On Sunday, The New York Times claimed that President Joe Biden’s government was considering tough new actions over the SolarWinds scandal, which came to light last year. American state networks were penetrated by hackers as part of that breach, which the US blames on Russia.
Despite official denials from the Kremlin, the White House is reportedly planning a fiery response. “The first major move is expected over the next three weeks,” officials told the Times, “with a series of clandestine actions across Russian networks that are intended to be evident to President Vladimir Putin and his intelligence services and military but not to the wider world.”
On Tuesday, Putin’s spokesman, Dmitry Peskov, said that “the fact that the newspaper doesn’t rule out that the American state could be involved in cybercrime, is definitely of great concern to us.”
Peskov added that “the Russian state has never had anything to do with the cybercrimes and cyberterrorism it is being accused of.”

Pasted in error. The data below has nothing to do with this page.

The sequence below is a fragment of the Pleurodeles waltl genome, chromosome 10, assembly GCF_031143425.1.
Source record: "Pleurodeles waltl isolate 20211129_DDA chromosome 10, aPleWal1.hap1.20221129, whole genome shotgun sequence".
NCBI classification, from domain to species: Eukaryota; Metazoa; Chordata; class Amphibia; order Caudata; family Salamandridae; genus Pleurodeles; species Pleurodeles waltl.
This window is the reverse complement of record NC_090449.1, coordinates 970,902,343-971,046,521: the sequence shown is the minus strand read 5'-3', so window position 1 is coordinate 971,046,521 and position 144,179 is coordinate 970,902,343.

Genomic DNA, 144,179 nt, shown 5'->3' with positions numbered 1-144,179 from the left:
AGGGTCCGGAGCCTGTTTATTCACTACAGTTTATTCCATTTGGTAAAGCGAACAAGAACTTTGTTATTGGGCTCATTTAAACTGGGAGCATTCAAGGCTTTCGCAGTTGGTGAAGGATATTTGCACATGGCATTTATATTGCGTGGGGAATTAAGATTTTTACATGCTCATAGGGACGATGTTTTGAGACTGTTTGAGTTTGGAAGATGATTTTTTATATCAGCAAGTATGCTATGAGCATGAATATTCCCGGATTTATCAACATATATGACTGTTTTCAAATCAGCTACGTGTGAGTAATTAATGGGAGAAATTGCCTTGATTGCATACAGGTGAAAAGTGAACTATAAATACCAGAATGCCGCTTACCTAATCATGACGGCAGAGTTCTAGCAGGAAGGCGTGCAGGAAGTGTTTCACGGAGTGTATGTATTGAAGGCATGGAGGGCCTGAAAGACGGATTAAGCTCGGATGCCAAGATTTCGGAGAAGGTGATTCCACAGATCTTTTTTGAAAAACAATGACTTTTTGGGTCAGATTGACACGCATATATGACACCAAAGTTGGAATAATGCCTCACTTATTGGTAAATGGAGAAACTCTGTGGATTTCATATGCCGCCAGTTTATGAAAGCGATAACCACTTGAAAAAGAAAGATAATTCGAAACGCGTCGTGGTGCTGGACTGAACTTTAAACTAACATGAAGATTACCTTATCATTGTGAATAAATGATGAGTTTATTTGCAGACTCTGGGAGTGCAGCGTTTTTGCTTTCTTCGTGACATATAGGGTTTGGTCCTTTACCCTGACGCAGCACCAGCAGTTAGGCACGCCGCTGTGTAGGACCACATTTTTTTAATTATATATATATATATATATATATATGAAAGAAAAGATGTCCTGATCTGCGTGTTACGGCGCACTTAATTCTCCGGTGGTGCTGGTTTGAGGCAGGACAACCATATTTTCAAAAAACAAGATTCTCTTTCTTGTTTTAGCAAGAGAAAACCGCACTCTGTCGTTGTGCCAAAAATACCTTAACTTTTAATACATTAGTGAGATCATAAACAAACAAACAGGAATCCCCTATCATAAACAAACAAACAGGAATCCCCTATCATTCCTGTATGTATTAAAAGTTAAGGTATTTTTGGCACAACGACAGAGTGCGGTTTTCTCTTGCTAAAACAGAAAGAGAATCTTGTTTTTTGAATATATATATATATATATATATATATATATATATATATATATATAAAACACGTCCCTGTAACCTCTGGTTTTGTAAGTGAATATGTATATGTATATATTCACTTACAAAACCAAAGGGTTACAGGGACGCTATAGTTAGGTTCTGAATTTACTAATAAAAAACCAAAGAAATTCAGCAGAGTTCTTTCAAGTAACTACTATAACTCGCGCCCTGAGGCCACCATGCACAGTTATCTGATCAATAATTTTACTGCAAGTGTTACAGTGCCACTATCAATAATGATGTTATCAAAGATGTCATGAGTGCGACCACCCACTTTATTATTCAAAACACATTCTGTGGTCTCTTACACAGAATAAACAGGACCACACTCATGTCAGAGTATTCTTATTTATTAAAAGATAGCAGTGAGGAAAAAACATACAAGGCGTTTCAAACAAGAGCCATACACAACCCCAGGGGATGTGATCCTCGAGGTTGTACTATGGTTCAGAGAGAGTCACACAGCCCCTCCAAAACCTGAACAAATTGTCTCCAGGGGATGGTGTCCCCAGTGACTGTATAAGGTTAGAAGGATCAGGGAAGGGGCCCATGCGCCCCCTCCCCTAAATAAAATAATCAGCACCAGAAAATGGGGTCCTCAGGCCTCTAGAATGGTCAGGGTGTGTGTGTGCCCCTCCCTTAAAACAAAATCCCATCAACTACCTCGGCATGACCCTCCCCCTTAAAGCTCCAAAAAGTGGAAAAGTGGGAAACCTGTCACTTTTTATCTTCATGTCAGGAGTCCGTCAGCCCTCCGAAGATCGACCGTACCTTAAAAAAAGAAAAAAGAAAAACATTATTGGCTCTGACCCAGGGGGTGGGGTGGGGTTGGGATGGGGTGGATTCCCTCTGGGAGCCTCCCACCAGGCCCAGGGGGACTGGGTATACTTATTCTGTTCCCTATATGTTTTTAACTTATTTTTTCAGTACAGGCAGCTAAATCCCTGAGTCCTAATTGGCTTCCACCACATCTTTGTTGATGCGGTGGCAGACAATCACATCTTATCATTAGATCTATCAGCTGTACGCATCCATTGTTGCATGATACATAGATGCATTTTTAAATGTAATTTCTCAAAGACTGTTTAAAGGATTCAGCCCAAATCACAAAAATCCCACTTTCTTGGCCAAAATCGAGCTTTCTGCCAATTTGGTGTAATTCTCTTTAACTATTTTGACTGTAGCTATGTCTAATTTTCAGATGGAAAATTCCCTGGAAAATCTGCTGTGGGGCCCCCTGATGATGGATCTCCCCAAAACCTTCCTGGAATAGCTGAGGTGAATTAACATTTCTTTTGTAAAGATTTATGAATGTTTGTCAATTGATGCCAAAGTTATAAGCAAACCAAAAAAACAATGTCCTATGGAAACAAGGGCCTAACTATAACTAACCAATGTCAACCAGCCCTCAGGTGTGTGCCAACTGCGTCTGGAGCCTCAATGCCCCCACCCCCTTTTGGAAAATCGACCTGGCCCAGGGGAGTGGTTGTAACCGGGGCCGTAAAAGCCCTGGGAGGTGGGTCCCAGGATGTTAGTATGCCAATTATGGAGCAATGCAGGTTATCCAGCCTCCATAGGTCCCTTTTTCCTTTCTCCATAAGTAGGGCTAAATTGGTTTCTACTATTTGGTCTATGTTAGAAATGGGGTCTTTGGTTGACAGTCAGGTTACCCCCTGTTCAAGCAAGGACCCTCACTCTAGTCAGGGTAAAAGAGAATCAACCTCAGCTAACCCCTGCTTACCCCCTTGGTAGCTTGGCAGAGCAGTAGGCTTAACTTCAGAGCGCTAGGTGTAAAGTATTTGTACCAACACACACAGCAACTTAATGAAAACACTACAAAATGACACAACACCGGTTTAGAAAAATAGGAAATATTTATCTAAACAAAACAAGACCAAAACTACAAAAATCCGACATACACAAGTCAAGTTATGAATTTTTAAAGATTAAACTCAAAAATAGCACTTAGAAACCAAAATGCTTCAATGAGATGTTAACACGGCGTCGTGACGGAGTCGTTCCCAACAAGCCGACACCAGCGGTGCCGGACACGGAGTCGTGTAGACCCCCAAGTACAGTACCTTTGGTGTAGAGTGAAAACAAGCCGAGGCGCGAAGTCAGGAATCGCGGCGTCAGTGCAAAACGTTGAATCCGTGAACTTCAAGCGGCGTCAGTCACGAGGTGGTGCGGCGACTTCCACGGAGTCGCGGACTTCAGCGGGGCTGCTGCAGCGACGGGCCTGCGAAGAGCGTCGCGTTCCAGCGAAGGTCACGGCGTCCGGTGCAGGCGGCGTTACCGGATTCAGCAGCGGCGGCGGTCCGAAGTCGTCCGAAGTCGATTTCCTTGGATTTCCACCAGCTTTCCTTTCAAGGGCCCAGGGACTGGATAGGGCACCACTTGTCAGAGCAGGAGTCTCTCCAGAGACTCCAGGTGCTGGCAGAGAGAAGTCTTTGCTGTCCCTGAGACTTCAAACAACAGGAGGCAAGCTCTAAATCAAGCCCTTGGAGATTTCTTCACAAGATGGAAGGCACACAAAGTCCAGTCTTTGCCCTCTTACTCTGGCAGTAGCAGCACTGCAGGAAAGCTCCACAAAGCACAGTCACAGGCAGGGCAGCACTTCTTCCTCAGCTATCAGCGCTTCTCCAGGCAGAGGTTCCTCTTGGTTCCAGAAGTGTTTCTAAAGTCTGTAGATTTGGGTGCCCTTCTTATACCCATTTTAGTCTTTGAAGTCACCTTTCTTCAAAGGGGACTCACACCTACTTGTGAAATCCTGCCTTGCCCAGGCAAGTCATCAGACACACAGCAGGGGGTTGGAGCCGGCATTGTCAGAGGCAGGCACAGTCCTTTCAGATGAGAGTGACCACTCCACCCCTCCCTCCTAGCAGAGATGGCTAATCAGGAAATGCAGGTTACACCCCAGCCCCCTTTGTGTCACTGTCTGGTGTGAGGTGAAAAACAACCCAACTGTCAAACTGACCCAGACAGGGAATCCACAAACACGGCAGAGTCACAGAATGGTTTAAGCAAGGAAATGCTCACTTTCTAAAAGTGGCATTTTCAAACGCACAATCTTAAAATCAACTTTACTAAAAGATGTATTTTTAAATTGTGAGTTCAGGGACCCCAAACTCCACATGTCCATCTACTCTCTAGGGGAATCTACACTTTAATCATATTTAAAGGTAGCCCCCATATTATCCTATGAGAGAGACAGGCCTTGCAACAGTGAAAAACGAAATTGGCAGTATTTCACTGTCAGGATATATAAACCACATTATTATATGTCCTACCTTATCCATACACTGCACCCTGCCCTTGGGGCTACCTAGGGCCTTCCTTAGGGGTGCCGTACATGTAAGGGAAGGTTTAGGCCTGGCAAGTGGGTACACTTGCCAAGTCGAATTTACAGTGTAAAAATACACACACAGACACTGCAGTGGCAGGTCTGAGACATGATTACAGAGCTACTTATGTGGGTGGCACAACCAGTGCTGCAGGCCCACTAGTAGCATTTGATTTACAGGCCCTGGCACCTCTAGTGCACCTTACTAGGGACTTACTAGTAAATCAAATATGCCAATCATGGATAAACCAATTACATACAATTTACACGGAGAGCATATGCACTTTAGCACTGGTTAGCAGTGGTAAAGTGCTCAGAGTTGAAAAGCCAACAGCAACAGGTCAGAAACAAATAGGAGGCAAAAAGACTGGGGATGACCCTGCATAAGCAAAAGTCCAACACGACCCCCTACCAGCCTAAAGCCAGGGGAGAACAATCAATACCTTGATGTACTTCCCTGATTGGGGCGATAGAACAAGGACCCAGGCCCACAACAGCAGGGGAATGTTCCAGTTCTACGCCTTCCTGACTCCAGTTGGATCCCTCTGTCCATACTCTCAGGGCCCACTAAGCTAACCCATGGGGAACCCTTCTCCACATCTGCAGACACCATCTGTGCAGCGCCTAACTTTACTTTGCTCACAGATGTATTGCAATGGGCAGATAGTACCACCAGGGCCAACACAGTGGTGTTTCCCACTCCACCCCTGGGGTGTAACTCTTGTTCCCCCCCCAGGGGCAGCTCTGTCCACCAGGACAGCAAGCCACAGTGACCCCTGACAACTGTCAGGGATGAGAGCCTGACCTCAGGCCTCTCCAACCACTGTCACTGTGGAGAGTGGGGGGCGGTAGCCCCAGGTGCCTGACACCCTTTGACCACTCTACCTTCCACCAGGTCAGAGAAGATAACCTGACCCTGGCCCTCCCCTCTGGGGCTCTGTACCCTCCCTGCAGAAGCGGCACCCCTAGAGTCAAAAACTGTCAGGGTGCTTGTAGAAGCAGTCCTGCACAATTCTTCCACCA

On Wednesday, a number of commenters and journalists speculated that US hackers had begun a campaign against the country, after a series of official websites were taken offline. The homepages of the Kremlin, the national parliament and the country’s media regulator were all hit by the outage.
However, Rostelecom, the agency responsible for maintaining internet access in the country, said that the problem was actually down to a technical error. “There was a malfunction of equipment,” it announced. “The problem is localized.” The sites appeared to function normally shortly afterwards.
Earlier on Wednesday, Russia’s media regulator announced it had begun slowing down the speed of US social media giant Twitter for users in the country. Roskomnadzor announced that this was because the company “does not remove content that incites minors to commit suicide, contains child pornography or information about the use of drugs.”
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